An agency is a company that offers a particular service to other companies. If you work as a content marketer at an agency, you’ll provide content marketing services to the agency’s clients. There are dedicated content marketing agencies, but generalist marketing agencies often have content marketing as part of their service offering too.
Pros of working as a content marketer in an agency
- At an agency, you’ll often work for multiple clients at once. This gives you variety in your work and exposure to creating content for different audiences, products, and markets so you can see what you enjoy and where your strengths lie.
- You’ll probably be working alongside other content marketers, so there are lots of people around to learn from.
- Depending on your agreements with your clients, you’ll probably have a fairly predictable workload. For example, this could mean producing 2 or 3 articles per week.
Cons of working as a content marketer in an agency
- All the work you produce belongs to the client, so you often don’t get listed as the author of your content. This makes it difficult to build a portfolio of work you can share publicly.
- Agencies can be fast-paced work environments, and you will likely need to produce lots of pieces of content per month. The pace of production doesn’t suit everyone.
- You have less ownership over the overall content strategy and its results than in an in-house role. Depending on the relationship with your client, you may simply be delivering the content they ask for. This makes it difficult to build the strategic skills you’ll need to progress in your career.
How to get started as a content marketer at an agency
To start working as a content marketer at an agency, you’ll need to find a job at an agency. Some common routes include:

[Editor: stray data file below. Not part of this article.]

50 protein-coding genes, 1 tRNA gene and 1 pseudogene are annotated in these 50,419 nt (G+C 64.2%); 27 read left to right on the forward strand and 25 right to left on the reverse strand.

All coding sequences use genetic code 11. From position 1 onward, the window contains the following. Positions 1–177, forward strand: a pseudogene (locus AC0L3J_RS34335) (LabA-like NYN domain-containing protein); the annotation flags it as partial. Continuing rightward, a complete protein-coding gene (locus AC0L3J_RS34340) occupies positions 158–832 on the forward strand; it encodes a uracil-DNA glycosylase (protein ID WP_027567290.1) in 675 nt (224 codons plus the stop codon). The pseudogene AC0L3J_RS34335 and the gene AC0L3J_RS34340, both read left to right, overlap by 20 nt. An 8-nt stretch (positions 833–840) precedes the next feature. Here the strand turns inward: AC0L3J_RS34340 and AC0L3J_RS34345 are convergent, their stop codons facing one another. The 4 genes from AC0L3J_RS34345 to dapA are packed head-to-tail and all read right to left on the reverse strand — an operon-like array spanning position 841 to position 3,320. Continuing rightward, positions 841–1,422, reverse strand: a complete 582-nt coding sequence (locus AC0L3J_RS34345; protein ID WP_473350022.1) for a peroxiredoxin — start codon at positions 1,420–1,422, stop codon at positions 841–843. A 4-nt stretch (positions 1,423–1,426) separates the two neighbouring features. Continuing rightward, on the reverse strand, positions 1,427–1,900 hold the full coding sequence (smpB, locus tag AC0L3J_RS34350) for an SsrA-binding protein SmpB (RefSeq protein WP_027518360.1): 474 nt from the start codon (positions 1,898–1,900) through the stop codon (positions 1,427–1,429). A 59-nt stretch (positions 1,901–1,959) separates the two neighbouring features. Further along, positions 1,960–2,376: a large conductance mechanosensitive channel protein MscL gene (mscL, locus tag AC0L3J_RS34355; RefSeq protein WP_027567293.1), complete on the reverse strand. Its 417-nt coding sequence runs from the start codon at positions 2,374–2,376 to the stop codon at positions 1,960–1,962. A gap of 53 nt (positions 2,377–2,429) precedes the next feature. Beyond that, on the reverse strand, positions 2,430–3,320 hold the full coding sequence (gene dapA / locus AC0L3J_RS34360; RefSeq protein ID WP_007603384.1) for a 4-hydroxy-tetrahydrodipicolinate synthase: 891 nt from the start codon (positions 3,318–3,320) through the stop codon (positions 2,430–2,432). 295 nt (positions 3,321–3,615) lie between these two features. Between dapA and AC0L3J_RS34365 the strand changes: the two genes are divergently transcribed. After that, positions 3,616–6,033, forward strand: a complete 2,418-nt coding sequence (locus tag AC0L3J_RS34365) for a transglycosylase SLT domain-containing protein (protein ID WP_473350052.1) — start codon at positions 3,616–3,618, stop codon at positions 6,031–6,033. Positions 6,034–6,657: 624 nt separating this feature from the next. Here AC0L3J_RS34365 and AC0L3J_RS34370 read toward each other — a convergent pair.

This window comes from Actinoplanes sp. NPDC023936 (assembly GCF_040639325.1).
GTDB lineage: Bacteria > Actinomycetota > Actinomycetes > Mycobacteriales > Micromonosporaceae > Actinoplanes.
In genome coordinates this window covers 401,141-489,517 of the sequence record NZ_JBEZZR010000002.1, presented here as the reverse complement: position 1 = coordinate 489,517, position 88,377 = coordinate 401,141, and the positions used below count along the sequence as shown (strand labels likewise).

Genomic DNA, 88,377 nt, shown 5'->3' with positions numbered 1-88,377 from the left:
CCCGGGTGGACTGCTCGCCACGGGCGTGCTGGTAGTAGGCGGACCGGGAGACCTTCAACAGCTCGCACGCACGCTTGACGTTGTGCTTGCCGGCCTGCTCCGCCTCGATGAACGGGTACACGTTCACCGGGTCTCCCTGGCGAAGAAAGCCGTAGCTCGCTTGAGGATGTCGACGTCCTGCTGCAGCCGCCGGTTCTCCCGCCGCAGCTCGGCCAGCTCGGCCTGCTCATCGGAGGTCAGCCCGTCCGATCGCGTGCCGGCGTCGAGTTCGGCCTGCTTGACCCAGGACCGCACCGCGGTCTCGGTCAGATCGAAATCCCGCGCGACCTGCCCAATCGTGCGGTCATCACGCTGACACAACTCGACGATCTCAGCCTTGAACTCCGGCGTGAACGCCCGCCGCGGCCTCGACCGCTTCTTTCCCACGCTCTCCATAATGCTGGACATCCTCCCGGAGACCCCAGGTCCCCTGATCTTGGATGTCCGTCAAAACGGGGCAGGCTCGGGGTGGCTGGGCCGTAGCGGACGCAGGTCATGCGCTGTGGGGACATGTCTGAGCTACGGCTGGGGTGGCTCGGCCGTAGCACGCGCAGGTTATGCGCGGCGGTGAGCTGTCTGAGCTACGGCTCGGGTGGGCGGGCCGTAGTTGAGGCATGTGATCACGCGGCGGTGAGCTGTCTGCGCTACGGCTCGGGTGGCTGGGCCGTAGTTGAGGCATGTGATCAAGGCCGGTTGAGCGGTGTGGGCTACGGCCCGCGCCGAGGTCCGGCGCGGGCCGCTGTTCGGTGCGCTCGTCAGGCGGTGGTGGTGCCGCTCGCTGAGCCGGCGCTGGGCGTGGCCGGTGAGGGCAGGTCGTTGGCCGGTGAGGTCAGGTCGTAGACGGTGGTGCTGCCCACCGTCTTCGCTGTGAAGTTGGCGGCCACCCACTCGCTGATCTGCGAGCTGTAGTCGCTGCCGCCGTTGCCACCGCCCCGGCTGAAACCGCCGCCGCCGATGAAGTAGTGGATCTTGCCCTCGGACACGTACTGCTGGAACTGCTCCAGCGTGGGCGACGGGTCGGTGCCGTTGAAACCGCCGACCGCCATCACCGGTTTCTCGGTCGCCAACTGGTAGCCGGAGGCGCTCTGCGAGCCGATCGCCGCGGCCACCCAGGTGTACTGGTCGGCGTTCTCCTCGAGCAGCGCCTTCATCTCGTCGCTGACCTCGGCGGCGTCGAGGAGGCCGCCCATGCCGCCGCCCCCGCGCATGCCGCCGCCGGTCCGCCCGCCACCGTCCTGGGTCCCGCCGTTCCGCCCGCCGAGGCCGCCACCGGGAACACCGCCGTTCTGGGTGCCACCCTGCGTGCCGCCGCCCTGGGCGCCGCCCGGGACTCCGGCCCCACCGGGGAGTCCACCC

- Apply for a job.
Visit agencies’ websites and find their career pages. These will list their open job vacancies, and some agencies keep job applications open year-round to attract good-fit employees. Some content marketing agencies you may want to consider include: Animalz (global, fully remote. Disclaimer: I currently work here, and I think it’s great!), Grizzle (UK-based company, fully remote), Grow and Convert (global, fully remote, but their team is only in the US and Europe at present).
- Provide freelance services to an agency.
Many companies are slowing hiring at the minute, but agencies still have a service to provide to their clients. Some hire freelancers to support their content production. This can help you get to know an agency, learn their processes, and get a feel for what they’re like to work with without committing to a full-time role.
- Internship opportunities.
Many agencies have started offering internships for new graduates and/or under-represented minorities who want to get started in content marketing. These can be a great opportunity to get your foot in the door and get some initial experience. However, internships are normally short-term. And be wary of companies offering unpaid internships – if you’re delivering real work to their clients, you should be paid for it! (These should be uncommon now, but when I started my career, they were commonplace.)
All of these routes will likely include a formal application process. This will probably include at least one interview and a job-related task, such as drafting a blog post or putting together a list of content ideas on a particular topic. Some agencies pay applicants for completing these types of interview tasks, but not all of them.
Content Marketer Career Track: In-house